Sysadmins: How do YOU protect your networks against 'friendly fire'?
Thinking beyond perimeter security
It will come as no surprise that preliminary analysis of results so far in our latest reader survey (still open here) suggests that corporate networks are going to come under increasing pressure as traffic volumes and patterns evolve.
As part of this, it’s clear that most people are anticipating a world in which not just employees, but customers, suppliers and other external parties will be accessing applications from both inside and outside the physical organisation boundary.
Hardly news, but it does raise the interesting question of whether we can continue to place so much reliance on perimeter level security, or whether we should regard security measures implemented at the edge of the corporate network as just the first line of defence.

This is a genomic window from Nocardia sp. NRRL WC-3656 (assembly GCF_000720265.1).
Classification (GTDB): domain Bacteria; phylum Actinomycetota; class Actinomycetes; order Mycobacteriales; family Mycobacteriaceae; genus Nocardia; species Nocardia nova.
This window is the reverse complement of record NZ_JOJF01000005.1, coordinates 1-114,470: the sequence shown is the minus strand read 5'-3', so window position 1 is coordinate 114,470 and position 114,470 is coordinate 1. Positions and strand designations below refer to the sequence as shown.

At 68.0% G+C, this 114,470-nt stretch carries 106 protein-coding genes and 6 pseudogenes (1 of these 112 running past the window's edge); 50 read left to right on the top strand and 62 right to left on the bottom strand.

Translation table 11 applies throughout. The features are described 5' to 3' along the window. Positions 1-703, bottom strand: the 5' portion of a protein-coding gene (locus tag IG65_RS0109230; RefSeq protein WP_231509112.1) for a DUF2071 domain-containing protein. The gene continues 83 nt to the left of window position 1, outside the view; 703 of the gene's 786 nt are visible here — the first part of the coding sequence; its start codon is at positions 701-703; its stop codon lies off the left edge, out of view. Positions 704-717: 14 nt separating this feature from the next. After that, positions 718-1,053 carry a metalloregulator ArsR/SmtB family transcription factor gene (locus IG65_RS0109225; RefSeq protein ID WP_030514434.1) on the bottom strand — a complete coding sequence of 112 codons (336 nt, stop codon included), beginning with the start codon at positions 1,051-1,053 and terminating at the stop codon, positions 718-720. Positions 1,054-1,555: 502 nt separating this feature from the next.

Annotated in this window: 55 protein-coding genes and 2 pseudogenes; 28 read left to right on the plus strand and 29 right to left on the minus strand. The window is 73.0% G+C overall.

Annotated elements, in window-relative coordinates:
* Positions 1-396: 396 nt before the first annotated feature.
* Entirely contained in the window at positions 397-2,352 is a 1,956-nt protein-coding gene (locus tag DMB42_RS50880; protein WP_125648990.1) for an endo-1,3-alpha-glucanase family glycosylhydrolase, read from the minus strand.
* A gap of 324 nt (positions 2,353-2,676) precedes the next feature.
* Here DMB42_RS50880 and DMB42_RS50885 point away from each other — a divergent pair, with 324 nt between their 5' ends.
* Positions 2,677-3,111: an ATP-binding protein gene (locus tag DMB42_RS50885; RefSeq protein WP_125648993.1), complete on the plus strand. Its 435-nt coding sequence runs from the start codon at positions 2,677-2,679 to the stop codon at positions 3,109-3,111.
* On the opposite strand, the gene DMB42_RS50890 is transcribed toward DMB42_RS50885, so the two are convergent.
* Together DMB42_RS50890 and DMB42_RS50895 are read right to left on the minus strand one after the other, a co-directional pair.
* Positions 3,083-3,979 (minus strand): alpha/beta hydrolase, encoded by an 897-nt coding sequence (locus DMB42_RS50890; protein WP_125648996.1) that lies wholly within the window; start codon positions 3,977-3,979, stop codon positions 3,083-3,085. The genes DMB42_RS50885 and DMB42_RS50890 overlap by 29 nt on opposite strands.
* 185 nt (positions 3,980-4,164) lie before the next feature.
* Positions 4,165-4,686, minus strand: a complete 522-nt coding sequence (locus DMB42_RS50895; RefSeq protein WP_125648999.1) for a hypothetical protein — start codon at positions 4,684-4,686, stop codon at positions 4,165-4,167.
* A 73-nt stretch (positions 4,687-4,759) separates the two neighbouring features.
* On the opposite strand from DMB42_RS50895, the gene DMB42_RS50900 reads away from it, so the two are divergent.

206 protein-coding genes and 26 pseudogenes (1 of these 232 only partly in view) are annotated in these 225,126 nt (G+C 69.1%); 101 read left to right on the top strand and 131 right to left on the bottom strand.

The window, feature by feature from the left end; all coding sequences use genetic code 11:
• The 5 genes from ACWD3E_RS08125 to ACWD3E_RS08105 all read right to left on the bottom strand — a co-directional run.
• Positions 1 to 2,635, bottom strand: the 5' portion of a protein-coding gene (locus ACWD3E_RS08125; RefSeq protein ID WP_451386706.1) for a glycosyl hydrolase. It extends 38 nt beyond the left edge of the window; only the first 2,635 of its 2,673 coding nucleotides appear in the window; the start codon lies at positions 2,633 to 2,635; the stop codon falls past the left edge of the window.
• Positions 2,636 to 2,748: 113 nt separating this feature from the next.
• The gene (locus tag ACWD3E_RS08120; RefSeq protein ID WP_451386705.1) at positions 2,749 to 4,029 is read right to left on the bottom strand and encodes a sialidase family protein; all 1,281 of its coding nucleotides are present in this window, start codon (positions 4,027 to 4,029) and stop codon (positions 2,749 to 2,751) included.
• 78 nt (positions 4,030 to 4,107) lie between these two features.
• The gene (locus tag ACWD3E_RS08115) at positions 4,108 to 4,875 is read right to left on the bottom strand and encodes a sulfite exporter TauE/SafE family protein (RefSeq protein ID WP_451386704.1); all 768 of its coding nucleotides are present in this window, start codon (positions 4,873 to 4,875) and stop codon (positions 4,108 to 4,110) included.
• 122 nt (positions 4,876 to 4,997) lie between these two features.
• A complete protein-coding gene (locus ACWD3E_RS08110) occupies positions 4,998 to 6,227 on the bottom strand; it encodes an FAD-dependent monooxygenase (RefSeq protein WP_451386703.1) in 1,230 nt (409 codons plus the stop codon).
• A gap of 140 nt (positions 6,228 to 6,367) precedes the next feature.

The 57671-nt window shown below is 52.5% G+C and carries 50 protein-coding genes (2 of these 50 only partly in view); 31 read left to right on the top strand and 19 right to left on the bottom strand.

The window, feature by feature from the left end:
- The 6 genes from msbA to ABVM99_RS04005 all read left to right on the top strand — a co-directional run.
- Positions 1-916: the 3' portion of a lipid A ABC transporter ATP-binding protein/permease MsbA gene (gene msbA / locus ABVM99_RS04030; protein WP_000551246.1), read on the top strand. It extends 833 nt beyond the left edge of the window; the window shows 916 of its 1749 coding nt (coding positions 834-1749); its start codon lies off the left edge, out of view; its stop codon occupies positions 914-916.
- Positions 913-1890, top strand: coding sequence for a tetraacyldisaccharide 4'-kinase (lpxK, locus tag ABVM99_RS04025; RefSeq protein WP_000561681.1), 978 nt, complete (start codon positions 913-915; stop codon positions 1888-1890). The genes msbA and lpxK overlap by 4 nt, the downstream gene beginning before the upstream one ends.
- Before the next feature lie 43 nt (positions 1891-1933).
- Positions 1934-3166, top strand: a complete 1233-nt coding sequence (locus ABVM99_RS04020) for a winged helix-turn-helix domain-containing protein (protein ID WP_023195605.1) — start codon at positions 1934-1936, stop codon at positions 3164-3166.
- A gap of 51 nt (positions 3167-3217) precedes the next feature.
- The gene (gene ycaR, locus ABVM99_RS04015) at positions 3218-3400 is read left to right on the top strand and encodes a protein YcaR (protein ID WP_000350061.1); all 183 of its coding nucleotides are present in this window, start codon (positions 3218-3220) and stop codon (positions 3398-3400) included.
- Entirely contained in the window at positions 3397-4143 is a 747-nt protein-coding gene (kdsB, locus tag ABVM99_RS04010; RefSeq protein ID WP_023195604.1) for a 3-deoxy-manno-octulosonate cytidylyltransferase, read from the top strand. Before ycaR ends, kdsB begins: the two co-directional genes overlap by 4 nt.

Some are arguing that we need to think more in terms of creating a “virtual perimeter” around business applications and data, and a lot of the latest network security kit is slated to be able to help with this.
Of course, this may all be down to vendors exaggerating the issues to get you to upgrade your network infrastructure. Given that a lot of security threats come from inside the organisation, however, even if it’s just thoughtless users doing stupid things, the application/data-centric approach arguably provides some worthwhile benefits.
The rigorous security controls often reserved to protect against undesirable activity coming in from the outside can be applied to all forms of access – including “friendly fire” from employees.
But what do you think? Is this alternative way of looking at network security something you have already adopted or have on your agenda, or is it another distraction caused by vendor marketeers?
There’s still time to give us your views on this and related matters in the survey. You can get stuck in right here.
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